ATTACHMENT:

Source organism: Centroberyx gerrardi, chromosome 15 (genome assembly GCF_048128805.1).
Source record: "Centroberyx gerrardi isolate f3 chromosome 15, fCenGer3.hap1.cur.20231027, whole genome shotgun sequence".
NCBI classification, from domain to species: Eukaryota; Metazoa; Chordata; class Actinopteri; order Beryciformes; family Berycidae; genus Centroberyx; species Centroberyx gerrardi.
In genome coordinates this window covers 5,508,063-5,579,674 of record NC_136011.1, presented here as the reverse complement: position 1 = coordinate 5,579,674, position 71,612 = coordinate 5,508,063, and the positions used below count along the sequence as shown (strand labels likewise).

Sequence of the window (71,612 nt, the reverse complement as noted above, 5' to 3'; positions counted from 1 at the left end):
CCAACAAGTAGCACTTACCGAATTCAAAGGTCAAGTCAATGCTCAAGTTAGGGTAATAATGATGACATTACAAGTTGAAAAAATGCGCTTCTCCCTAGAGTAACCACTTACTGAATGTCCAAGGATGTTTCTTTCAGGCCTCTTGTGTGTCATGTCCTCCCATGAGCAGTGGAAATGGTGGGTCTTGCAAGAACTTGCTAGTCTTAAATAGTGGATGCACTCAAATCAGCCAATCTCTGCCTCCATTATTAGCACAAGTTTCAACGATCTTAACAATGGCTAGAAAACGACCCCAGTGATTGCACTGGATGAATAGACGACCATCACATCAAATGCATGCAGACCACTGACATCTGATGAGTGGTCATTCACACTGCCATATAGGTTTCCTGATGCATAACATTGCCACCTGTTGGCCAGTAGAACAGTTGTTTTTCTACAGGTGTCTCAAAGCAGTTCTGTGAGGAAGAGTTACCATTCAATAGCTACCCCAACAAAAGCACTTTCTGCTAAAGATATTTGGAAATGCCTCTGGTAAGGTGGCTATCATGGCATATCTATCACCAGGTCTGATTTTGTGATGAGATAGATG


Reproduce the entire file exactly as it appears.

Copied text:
Source organism: Centroberyx gerrardi, chromosome 15 (genome assembly GCF_048128805.1).
Source record: "Centroberyx gerrardi isolate f3 chromosome 15, fCenGer3.hap1.cur.20231027, whole genome shotgun sequence".
NCBI classification, from domain to species: Eukaryota; Metazoa; Chordata; class Actinopteri; order Beryciformes; family Berycidae; genus Centroberyx; species Centroberyx gerrardi.
In genome coordinates this window covers 5,508,063-5,579,674 of record NC_136011.1, presented here as the reverse complement: position 1 = coordinate 5,579,674, position 71,612 = coordinate 5,508,063, and the positions used below count along the sequence as shown (strand labels likewise).

Sequence of the window (71,612 nt, the reverse complement as noted above, 5' to 3'; positions counted from 1 at the left end):
CCAACAAGTAGCACTTACCGAATTCAAAGGTCAAGTCAATGCTCAAGTTAGGGTAATAATGATGACATTACAAGTTGAAAAAATGCGCTTCTCCCTAGAGTAACCACTTACTGAATGTCCAAGGATGTTTCTTTCAGGCCTCTTGTGTGTCATGTCCTCCCATGAGCAGTGGAAATGGTGGGTCTTGCAAGAACTTGCTAGTCTTAAATAGTGGATGCACTCAAATCAGCCAATCTCTGCCTCCATTATTAGCACAAGTTTCAACGATCTTAACAATGGCTAGAAAACGACCCCAGTGATTGCACTGGATGAATAGACGACCATCACATCAAATGCATGCAGACCACTGACATCTGATGAGTGGTCATTCACACTGCCATATAGGTTTCCTGATGCATAACATTGCCACCTGTTGGCCAGTAGAACAGTTGTTTTTCTACAGGTGTCTCAAAGCAGTTCTGTGAGGAAGAGTTACCATTCAATAGCTACCCCAACAAAAGCACTTTCTGCTAAAGATATTTGGAAATGCCTCTGGTAAGGTGGCTATCATGGCATATCTATCACCAGGTCTGATTTTGTGATGAGATAGATG